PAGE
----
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Membrane Permeability in Plants: Changes Induced by Host-Specific Pathotoxins. Robert W. Keck, Research Associate, Department of Botany, University of Illinois, Urbana, Illinois 61801; T. K. Hodges, Associate Professor, Department of Botany and Plant Pathology, Purdue University, Lafayette, Indiana 47907. Phytopathology 63:226-230. Accepted for publication 19 July 1972. DOI: 10.1094/Phyto-63-226.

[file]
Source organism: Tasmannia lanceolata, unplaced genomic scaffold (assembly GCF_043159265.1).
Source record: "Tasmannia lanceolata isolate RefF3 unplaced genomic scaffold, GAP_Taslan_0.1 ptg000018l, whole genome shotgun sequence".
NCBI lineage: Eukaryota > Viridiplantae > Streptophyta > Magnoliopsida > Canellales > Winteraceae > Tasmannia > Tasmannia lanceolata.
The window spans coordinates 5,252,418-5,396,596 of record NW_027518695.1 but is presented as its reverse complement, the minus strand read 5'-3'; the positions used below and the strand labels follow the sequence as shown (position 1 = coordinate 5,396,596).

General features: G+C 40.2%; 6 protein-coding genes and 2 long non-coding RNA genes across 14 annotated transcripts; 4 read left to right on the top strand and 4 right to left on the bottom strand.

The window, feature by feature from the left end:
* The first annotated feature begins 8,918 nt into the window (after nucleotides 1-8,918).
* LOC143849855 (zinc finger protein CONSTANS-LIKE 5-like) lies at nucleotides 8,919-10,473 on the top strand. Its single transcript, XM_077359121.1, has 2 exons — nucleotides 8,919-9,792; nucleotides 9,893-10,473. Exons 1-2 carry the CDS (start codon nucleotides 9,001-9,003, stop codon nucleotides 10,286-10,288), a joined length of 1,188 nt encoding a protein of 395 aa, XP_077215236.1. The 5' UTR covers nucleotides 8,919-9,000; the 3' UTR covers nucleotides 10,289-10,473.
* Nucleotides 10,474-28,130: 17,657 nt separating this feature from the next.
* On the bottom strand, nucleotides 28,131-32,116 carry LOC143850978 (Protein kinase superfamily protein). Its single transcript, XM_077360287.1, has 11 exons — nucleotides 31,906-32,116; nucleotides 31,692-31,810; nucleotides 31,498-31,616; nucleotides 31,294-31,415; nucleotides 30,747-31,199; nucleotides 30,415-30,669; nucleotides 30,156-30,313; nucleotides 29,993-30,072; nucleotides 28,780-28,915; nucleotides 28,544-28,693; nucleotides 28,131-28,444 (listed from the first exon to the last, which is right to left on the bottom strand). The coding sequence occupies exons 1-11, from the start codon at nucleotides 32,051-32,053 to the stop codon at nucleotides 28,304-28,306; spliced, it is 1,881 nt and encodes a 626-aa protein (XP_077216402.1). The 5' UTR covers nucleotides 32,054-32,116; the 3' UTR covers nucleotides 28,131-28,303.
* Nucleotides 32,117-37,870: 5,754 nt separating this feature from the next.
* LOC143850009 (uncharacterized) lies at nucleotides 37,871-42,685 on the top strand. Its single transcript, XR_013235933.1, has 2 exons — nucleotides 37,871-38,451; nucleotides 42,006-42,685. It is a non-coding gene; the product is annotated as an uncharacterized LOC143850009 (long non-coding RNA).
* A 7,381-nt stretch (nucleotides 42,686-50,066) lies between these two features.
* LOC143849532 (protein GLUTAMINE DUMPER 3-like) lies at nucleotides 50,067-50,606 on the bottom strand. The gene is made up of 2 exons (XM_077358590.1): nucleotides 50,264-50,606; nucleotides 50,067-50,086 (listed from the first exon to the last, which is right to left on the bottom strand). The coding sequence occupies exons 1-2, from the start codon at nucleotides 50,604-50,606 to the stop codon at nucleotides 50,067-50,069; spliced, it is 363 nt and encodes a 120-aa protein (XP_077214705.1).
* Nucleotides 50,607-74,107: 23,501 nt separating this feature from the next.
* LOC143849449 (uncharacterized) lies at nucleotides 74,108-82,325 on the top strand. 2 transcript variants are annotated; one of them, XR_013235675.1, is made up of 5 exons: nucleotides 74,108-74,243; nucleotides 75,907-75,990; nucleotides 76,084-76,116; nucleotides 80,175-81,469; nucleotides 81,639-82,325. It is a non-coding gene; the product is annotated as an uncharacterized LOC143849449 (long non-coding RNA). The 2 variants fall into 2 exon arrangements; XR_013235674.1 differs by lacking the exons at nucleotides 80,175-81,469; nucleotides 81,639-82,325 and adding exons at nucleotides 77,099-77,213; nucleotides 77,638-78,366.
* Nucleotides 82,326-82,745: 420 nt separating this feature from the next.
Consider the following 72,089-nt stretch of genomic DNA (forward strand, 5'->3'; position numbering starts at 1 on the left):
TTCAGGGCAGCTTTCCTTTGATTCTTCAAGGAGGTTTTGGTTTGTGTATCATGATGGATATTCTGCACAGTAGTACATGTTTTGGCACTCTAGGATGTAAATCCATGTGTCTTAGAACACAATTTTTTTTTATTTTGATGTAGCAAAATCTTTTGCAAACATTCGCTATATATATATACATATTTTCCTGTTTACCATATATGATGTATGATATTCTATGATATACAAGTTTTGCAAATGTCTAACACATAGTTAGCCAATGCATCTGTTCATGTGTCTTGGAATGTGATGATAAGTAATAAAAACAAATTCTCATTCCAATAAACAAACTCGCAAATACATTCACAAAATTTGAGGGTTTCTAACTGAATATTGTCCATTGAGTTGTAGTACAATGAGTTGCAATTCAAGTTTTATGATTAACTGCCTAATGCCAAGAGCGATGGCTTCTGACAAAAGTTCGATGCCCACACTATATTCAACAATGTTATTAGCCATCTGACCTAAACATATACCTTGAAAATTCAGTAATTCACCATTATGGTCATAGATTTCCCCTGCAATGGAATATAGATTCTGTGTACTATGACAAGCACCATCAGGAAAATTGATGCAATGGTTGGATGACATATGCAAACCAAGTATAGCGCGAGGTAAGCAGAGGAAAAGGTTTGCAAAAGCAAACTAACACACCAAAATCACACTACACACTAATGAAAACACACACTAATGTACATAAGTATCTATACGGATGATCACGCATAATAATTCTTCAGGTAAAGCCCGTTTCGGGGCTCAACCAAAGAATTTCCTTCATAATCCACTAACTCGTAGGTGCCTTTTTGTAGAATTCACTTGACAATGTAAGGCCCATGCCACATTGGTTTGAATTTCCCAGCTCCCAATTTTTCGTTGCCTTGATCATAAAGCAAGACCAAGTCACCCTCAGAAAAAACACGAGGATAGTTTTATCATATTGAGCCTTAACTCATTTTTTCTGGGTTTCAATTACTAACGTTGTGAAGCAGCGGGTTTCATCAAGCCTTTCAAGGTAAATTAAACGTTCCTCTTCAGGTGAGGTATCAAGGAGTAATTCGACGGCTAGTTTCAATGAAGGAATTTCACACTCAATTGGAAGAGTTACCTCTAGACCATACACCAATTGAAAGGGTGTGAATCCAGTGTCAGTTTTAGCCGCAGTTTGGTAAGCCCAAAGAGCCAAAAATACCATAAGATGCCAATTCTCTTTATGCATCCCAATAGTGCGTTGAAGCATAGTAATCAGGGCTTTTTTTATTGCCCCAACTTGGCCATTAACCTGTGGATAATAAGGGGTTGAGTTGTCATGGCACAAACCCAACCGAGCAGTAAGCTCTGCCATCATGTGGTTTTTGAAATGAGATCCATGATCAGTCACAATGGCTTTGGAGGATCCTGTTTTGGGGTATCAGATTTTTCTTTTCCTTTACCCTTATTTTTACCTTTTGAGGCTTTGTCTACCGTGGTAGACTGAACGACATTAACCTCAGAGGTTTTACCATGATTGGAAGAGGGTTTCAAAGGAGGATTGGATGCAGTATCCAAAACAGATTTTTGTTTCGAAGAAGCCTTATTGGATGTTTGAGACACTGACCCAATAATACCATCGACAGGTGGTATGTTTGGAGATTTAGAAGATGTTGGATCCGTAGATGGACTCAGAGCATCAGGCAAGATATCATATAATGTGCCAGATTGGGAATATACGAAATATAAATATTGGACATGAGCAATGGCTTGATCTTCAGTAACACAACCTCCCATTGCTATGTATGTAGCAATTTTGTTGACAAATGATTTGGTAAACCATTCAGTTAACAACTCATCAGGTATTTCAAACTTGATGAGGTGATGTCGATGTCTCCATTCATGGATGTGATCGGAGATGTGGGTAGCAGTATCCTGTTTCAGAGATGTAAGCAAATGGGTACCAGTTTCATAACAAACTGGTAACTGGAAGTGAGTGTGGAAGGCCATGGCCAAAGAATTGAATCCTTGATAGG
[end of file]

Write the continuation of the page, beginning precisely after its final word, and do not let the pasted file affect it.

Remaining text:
The effect of host-specific pathotoxins on the permeability of the plasma membrane and the tonoplast of host cells was determined using an ion efflux, compartmental analysis procedure. Toxin produced by Helminthosporium victoriae dramatically increased the permeability of both the plasma membrane and tonoplast of root cells in a susceptible cultivar (Park) of Avena sativa, but not in a resistant cultivar (Goodfield). A culture extract containing H. maydis race T toxin increased the permeability of plasma membranes of Zea mays leaf cells, but this effect was not host-specific. Under the experimental conditions used in this study, the H. maydis race T toxin, contained in the culture extract, had no effect on tonoplast permeability of host cells.